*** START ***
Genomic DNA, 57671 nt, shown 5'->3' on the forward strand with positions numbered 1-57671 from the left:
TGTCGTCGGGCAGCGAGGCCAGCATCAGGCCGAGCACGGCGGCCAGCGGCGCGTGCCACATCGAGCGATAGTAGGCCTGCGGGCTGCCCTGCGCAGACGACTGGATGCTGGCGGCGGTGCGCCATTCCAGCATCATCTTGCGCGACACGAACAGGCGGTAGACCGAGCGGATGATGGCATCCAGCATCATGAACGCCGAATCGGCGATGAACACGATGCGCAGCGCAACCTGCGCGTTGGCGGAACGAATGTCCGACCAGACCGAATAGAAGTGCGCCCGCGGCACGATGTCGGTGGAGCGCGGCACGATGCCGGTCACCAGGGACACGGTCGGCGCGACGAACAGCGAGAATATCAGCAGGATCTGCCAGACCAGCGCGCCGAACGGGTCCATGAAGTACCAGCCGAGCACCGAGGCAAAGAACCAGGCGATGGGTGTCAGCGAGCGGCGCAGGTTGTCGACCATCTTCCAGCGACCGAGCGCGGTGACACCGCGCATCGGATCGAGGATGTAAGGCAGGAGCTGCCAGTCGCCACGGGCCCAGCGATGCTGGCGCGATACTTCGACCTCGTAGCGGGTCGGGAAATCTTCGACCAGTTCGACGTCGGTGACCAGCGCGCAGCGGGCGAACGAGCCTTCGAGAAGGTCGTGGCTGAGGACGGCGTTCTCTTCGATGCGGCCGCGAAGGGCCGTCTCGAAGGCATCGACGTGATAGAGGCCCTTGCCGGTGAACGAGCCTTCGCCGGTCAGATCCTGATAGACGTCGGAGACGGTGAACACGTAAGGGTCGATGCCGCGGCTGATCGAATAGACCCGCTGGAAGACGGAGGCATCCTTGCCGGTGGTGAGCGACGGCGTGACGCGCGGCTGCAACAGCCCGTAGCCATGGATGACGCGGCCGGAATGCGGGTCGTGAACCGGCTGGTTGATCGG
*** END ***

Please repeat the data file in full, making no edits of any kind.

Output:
Genomic DNA, 57671 nt, shown 5'->3' on the forward strand with positions numbered 1-57671 from the left:
TGTCGTCGGGCAGCGAGGCCAGCATCAGGCCGAGCACGGCGGCCAGCGGCGCGTGCCACATCGAGCGATAGTAGGCCTGCGGGCTGCCCTGCGCAGACGACTGGATGCTGGCGGCGGTGCGCCATTCCAGCATCATCTTGCGCGACACGAACAGGCGGTAGACCGAGCGGATGATGGCATCCAGCATCATGAACGCCGAATCGGCGATGAACACGATGCGCAGCGCAACCTGCGCGTTGGCGGAACGAATGTCCGACCAGACCGAATAGAAGTGCGCCCGCGGCACGATGTCGGTGGAGCGCGGCACGATGCCGGTCACCAGGGACACGGTCGGCGCGACGAACAGCGAGAATATCAGCAGGATCTGCCAGACCAGCGCGCCGAACGGGTCCATGAAGTACCAGCCGAGCACCGAGGCAAAGAACCAGGCGATGGGTGTCAGCGAGCGGCGCAGGTTGTCGACCATCTTCCAGCGACCGAGCGCGGTGACACCGCGCATCGGATCGAGGATGTAAGGCAGGAGCTGCCAGTCGCCACGGGCCCAGCGATGCTGGCGCGATACTTCGACCTCGTAGCGGGTCGGGAAATCTTCGACCAGTTCGACGTCGGTGACCAGCGCGCAGCGGGCGAACGAGCCTTCGAGAAGGTCGTGGCTGAGGACGGCGTTCTCTTCGATGCGGCCGCGAAGGGCCGTCTCGAAGGCATCGACGTGATAGAGGCCCTTGCCGGTGAACGAGCCTTCGCCGGTCAGATCCTGATAGACGTCGGAGACGGTGAACACGTAAGGGTCGATGCCGCGGCTGATCGAATAGACCCGCTGGAAGACGGAGGCATCCTTGCCGGTGGTGAGCGACGGCGTGACGCGCGGCTGCAACAGCCCGTAGCCATGGATGACGCGGCCGGAATGCGGGTCGTGAACCGGCTGGTTGATCGG